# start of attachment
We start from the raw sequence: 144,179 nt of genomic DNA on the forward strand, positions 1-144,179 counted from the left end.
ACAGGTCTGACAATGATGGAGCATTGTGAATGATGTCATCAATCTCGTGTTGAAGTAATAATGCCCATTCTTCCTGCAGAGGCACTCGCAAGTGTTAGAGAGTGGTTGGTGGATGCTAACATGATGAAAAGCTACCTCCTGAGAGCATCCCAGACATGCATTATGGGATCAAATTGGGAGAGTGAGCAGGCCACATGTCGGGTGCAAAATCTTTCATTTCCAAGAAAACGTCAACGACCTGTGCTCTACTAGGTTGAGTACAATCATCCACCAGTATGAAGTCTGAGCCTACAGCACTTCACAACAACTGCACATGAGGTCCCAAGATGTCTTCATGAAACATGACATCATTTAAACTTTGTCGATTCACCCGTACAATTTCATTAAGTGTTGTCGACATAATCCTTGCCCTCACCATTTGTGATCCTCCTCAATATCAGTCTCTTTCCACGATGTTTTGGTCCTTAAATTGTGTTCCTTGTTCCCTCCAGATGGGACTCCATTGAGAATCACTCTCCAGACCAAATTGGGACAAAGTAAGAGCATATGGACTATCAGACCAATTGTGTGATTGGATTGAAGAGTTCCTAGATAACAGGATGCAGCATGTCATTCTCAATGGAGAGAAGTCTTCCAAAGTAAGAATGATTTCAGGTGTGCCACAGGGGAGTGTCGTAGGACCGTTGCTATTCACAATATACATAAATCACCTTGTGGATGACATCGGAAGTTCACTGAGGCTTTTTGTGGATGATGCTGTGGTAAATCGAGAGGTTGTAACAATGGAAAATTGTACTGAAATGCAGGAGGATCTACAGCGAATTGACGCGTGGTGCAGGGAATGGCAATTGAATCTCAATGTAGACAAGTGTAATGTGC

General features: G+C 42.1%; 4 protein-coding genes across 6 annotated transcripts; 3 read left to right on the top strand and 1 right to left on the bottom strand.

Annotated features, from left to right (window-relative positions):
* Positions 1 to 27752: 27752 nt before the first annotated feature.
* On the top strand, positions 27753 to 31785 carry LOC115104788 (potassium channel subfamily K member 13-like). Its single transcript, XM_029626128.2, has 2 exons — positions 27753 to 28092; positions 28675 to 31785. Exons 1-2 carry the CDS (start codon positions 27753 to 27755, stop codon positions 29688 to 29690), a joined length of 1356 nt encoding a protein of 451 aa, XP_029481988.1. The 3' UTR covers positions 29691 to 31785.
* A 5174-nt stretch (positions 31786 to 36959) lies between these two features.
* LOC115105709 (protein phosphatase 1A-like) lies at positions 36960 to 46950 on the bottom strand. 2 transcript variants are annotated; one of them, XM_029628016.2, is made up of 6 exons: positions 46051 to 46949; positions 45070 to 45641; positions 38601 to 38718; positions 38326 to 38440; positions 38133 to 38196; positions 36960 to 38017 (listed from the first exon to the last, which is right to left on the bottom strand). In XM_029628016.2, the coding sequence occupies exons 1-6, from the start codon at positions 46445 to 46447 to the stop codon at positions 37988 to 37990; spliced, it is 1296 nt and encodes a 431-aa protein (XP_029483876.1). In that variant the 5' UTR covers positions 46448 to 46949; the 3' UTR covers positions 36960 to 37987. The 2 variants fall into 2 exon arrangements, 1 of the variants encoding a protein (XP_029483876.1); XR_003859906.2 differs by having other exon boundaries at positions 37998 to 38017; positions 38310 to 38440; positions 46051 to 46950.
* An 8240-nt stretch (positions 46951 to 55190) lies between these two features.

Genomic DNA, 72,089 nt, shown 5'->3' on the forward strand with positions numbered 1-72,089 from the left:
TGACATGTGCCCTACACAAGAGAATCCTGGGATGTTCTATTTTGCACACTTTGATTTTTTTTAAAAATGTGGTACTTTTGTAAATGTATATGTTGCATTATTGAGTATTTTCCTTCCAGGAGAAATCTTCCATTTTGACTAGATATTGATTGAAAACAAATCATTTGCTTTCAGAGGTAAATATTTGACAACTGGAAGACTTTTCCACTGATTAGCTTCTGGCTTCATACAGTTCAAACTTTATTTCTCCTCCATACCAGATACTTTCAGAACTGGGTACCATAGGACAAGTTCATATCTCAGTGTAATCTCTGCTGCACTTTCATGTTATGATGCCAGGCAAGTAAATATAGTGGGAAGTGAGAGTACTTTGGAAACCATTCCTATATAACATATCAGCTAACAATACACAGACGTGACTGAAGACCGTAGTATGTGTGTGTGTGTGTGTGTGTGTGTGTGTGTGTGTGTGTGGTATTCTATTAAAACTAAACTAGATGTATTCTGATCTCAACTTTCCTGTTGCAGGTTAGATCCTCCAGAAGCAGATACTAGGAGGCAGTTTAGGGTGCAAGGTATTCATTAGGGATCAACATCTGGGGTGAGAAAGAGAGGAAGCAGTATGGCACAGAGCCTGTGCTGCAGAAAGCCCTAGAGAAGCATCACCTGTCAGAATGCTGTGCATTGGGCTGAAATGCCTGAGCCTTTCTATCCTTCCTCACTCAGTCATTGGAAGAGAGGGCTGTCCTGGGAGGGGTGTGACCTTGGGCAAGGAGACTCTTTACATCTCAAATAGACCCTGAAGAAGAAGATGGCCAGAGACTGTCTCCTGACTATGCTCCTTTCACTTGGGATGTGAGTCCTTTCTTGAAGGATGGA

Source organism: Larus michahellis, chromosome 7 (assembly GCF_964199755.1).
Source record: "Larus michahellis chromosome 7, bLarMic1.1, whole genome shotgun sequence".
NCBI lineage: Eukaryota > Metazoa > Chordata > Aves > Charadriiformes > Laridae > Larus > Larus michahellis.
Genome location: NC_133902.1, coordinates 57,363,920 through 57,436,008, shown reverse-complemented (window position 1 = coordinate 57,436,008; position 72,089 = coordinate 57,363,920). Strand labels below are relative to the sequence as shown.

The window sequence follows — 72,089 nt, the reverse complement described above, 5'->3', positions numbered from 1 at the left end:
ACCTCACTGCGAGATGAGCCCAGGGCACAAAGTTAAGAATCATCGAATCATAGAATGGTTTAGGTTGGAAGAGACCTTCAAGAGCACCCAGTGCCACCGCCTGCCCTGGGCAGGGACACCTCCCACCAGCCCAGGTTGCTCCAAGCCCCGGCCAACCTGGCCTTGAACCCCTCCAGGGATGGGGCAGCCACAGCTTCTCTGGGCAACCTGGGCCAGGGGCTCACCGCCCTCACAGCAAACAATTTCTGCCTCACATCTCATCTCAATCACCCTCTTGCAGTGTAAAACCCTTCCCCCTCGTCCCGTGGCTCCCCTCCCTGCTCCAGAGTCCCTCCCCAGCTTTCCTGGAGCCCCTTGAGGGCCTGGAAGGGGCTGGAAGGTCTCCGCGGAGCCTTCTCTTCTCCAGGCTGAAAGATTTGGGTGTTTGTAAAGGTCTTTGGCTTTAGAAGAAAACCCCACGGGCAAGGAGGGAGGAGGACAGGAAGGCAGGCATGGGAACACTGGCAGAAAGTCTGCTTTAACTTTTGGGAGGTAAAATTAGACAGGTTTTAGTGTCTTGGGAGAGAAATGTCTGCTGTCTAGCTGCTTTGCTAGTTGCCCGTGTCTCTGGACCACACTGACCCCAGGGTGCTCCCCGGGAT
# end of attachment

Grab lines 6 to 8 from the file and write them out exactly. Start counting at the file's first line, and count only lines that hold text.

* On the top strand, positions 27753 to 31785 carry LOC115104788 (potassium channel subfamily K member 13-like). Its single transcript, XM_029626128.2, has 2 exons — positions 27753 to 28092; positions 28675 to 31785. Exons 1-2 carry the CDS (start codon positions 27753 to 27755, stop codon positions 29688 to 29690), a joined length of 1356 nt encoding a protein of 451 aa, XP_029481988.1. The 3' UTR covers positions 29691 to 31785.
* A 5174-nt stretch (positions 31786 to 36959) lies between these two features.
* LOC115105709 (protein phosphatase 1A-like) lies at positions 36960 to 46950 on the bottom strand. 2 transcript variants are annotated; one of them, XM_029628016.2, is made up of 6 exons: positions 46051 to 46949; positions 45070 to 45641; positions 38601 to 38718; positions 38326 to 38440; positions 38133 to 38196; positions 36960 to 38017 (listed from the first exon to the last, which is right to left on the bottom strand). In XM_029628016.2, the coding sequence occupies exons 1-6, from the start codon at positions 46445 to 46447 to the stop codon at positions 37988 to 37990; spliced, it is 1296 nt and encodes a 431-aa protein (XP_029483876.1). In that variant the 5' UTR covers positions 46448 to 46949; the 3' UTR covers positions 36960 to 37987. The 2 variants fall into 2 exon arrangements, 1 of the variants encoding a protein (XP_029483876.1); XR_003859906.2 differs by having other exon boundaries at positions 37998 to 38017; positions 38310 to 38440; positions 46051 to 46950.